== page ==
Basic maths-calculus-Q10

+1 vote

\int \frac{x+1}{\sqrt{x+2}} dx  is 

(A)  (x+2)^{3/2} + 2(x+2)^{1/2}

(B)  \frac{2}{3}(x+2)^{3/2} + 2(x+2)^{1/2}

(C)  \frac{2}{3}(x+2)^{3/2} - 2(x+2)^{1/2}

(D)  \frac{2}{3}(x+2)^{3/2} - (x+2)^{1/2}

asked May 19 in Basic Maths by gbeditor (44,560 points)
reshown May 24 by gbeditor

1 Answer

0 votes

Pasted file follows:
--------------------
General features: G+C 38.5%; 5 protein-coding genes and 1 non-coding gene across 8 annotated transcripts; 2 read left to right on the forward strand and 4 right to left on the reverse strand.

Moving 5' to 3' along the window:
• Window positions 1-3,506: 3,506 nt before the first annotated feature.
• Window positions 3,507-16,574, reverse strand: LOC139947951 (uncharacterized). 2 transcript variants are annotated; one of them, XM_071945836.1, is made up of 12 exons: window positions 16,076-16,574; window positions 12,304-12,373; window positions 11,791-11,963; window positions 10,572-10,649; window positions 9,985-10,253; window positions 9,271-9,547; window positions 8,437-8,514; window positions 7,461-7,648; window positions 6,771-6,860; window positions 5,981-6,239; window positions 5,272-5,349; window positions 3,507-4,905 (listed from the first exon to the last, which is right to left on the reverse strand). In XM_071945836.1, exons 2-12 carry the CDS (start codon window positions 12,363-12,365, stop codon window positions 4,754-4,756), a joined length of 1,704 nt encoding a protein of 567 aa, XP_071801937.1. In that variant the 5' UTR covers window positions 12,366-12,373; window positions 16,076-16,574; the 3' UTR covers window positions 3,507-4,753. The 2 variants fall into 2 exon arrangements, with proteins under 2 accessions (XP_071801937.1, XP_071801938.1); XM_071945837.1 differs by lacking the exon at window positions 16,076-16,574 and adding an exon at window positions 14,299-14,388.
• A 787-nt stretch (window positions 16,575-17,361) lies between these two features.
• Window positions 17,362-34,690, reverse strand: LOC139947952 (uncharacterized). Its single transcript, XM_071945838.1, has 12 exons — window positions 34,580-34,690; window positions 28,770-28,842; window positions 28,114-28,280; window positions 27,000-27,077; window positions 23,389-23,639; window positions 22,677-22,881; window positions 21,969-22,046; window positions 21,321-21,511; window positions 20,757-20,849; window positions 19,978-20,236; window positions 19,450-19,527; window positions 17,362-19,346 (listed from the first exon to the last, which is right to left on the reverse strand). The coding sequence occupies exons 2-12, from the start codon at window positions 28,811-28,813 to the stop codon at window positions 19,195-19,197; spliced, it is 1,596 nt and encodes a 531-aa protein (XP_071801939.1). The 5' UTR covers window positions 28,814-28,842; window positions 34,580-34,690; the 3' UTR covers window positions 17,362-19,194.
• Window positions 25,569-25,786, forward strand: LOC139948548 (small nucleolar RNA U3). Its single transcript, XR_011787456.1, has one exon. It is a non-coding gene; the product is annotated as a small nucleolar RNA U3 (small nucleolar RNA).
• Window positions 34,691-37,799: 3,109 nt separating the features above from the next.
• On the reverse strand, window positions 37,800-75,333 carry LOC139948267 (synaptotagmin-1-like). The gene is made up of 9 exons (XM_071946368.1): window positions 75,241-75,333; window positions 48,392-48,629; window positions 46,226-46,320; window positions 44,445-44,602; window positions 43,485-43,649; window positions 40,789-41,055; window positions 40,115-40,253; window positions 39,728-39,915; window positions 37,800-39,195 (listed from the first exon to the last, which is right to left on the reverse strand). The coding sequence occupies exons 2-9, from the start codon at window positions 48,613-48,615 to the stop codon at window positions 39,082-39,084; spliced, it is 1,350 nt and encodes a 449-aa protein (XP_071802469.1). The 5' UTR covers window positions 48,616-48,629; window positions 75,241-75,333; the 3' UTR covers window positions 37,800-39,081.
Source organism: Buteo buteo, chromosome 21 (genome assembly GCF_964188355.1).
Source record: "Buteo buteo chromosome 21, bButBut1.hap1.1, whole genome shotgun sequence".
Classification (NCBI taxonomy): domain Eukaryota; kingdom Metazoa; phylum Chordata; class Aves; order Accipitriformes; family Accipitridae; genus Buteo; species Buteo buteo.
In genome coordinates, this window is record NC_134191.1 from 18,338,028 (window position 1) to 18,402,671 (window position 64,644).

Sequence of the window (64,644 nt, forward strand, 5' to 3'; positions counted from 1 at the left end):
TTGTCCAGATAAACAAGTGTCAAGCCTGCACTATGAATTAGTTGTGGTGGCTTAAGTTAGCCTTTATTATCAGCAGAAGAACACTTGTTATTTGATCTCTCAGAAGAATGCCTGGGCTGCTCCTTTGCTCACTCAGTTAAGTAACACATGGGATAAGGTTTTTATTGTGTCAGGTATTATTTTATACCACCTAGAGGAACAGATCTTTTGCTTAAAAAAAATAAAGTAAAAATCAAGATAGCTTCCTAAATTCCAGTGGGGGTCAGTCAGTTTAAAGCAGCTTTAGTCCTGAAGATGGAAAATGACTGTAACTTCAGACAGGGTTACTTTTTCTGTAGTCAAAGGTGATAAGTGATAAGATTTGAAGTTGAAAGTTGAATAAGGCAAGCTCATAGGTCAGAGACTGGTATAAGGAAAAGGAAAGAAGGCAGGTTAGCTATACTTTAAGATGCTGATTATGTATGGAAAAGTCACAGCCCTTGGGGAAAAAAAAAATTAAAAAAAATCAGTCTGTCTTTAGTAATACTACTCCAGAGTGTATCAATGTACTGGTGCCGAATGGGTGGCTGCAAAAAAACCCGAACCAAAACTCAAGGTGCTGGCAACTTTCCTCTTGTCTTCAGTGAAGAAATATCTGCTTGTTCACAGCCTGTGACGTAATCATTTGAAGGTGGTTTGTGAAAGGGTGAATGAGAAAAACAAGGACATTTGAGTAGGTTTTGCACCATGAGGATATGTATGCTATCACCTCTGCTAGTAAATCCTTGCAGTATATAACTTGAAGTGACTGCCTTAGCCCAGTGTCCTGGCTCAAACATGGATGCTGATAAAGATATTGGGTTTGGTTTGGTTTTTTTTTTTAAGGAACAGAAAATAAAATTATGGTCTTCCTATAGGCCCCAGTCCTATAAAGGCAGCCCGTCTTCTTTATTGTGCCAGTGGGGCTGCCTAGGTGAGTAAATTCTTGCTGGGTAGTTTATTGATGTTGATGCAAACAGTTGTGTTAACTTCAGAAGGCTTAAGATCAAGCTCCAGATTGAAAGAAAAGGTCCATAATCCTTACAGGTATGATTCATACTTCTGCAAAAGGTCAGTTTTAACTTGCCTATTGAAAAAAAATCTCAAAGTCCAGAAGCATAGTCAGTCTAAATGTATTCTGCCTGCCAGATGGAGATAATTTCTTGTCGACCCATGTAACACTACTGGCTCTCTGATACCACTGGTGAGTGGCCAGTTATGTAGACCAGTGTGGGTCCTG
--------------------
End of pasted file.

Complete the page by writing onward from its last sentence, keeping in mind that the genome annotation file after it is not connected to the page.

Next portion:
Best answer

Start by substituting denominator::

 

u=\sqrt{x+2}\\ \\ 1/2*(\sqrt{x+2})dx=du\\ \\ 1/(\sqrt{x+2})dx=2du\\ \\ \int 2(u^2-1)du\\ \\ 2(u^3/3-u)\\ \\ 2[(\sqrt{x+2})^3/3-\sqrt{x+2}\ ]\\ \\ 2/3(x+2)^{3/2}-2(x+2)^{1/2}\\ \\ \therefore Answer\ should\ be\ C

answered May 27 by deepak-gatebook (112,760 points)
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